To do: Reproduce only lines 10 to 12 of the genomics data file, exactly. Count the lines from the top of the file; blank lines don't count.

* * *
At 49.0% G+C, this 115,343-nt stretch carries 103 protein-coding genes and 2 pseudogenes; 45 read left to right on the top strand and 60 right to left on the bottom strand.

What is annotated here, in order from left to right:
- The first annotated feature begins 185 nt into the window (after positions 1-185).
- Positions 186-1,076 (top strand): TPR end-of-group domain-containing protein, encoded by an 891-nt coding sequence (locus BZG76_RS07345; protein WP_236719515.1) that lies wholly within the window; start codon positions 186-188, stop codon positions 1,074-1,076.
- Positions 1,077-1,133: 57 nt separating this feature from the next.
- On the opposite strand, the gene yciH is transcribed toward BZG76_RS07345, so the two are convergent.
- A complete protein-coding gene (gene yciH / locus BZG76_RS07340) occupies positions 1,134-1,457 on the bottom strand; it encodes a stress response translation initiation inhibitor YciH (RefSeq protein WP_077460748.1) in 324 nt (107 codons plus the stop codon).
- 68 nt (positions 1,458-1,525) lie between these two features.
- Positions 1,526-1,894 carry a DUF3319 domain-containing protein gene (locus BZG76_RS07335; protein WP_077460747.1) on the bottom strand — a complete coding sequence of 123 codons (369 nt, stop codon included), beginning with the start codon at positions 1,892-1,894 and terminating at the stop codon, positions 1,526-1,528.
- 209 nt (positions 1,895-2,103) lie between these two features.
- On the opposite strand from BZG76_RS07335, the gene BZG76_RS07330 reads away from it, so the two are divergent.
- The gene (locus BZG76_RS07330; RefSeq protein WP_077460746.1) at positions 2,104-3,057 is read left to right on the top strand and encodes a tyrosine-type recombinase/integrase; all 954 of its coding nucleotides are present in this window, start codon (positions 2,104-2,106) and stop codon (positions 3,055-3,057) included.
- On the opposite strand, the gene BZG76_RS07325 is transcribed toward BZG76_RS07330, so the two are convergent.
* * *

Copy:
- 209 nt (positions 1,895-2,103) lie between these two features.
- On the opposite strand from BZG76_RS07335, the gene BZG76_RS07330 reads away from it, so the two are divergent.
- The gene (locus BZG76_RS07330; RefSeq protein WP_077460746.1) at positions 2,104-3,057 is read left to right on the top strand and encodes a tyrosine-type recombinase/integrase; all 954 of its coding nucleotides are present in this window, start codon (positions 2,104-2,106) and stop codon (positions 3,055-3,057) included.